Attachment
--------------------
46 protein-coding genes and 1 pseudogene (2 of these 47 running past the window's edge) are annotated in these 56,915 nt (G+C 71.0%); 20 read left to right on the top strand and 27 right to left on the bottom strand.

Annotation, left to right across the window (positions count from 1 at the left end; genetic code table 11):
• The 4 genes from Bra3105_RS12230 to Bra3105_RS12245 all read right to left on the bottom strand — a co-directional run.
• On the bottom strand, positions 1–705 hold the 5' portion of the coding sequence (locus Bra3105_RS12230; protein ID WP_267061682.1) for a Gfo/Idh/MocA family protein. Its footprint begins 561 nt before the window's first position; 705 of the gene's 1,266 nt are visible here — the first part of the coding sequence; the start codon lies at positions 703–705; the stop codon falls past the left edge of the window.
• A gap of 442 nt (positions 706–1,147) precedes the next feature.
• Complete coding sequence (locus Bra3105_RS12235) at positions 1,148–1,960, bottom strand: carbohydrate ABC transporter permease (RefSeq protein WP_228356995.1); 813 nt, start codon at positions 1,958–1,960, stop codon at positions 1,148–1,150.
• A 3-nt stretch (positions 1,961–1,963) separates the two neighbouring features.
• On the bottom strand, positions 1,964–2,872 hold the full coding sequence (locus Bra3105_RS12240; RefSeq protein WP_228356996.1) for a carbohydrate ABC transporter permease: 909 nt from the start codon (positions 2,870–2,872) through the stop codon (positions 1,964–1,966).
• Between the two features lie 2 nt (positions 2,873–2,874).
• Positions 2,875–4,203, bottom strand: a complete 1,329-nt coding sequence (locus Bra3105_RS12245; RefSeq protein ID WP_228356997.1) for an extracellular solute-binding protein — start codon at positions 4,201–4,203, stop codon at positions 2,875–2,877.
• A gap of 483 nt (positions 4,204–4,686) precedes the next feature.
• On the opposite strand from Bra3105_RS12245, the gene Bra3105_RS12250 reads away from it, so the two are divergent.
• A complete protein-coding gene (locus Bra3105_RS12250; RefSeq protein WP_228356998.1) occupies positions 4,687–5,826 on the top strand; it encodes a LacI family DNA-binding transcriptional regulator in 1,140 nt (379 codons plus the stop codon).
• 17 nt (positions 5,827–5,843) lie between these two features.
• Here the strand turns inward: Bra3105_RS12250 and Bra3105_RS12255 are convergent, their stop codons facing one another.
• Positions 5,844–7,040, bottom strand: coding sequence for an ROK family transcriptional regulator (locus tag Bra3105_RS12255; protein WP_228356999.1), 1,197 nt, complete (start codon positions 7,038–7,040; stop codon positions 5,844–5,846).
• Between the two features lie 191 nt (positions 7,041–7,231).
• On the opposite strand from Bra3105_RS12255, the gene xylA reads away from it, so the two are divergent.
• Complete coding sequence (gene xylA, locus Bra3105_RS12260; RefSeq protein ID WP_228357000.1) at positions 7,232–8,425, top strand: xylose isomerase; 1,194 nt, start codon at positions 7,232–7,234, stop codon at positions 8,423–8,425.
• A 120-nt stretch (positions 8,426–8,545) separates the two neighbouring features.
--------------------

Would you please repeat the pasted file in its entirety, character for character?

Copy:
46 protein-coding genes and 1 pseudogene (2 of these 47 running past the window's edge) are annotated in these 56,915 nt (G+C 71.0%); 20 read left to right on the top strand and 27 right to left on the bottom strand.

Annotation, left to right across the window (positions count from 1 at the left end; genetic code table 11):
• The 4 genes from Bra3105_RS12230 to Bra3105_RS12245 all read right to left on the bottom strand — a co-directional run.
• On the bottom strand, positions 1–705 hold the 5' portion of the coding sequence (locus Bra3105_RS12230; protein ID WP_267061682.1) for a Gfo/Idh/MocA family protein. Its footprint begins 561 nt before the window's first position; 705 of the gene's 1,266 nt are visible here — the first part of the coding sequence; the start codon lies at positions 703–705; the stop codon falls past the left edge of the window.
• A gap of 442 nt (positions 706–1,147) precedes the next feature.
• Complete coding sequence (locus Bra3105_RS12235) at positions 1,148–1,960, bottom strand: carbohydrate ABC transporter permease (RefSeq protein WP_228356995.1); 813 nt, start codon at positions 1,958–1,960, stop codon at positions 1,148–1,150.
• A 3-nt stretch (positions 1,961–1,963) separates the two neighbouring features.
• On the bottom strand, positions 1,964–2,872 hold the full coding sequence (locus Bra3105_RS12240; RefSeq protein WP_228356996.1) for a carbohydrate ABC transporter permease: 909 nt from the start codon (positions 2,870–2,872) through the stop codon (positions 1,964–1,966).
• Between the two features lie 2 nt (positions 2,873–2,874).
• Positions 2,875–4,203, bottom strand: a complete 1,329-nt coding sequence (locus Bra3105_RS12245; RefSeq protein ID WP_228356997.1) for an extracellular solute-binding protein — start codon at positions 4,201–4,203, stop codon at positions 2,875–2,877.
• A gap of 483 nt (positions 4,204–4,686) precedes the next feature.
• On the opposite strand from Bra3105_RS12245, the gene Bra3105_RS12250 reads away from it, so the two are divergent.
• A complete protein-coding gene (locus Bra3105_RS12250; RefSeq protein WP_228356998.1) occupies positions 4,687–5,826 on the top strand; it encodes a LacI family DNA-binding transcriptional regulator in 1,140 nt (379 codons plus the stop codon).
• 17 nt (positions 5,827–5,843) lie between these two features.
• Here the strand turns inward: Bra3105_RS12250 and Bra3105_RS12255 are convergent, their stop codons facing one another.
• Positions 5,844–7,040, bottom strand: coding sequence for an ROK family transcriptional regulator (locus tag Bra3105_RS12255; protein WP_228356999.1), 1,197 nt, complete (start codon positions 7,038–7,040; stop codon positions 5,844–5,846).
• Between the two features lie 191 nt (positions 7,041–7,231).
• On the opposite strand from Bra3105_RS12255, the gene xylA reads away from it, so the two are divergent.
• Complete coding sequence (gene xylA, locus Bra3105_RS12260; RefSeq protein ID WP_228357000.1) at positions 7,232–8,425, top strand: xylose isomerase; 1,194 nt, start codon at positions 7,232–7,234, stop codon at positions 8,423–8,425.
• A 120-nt stretch (positions 8,426–8,545) separates the two neighbouring features.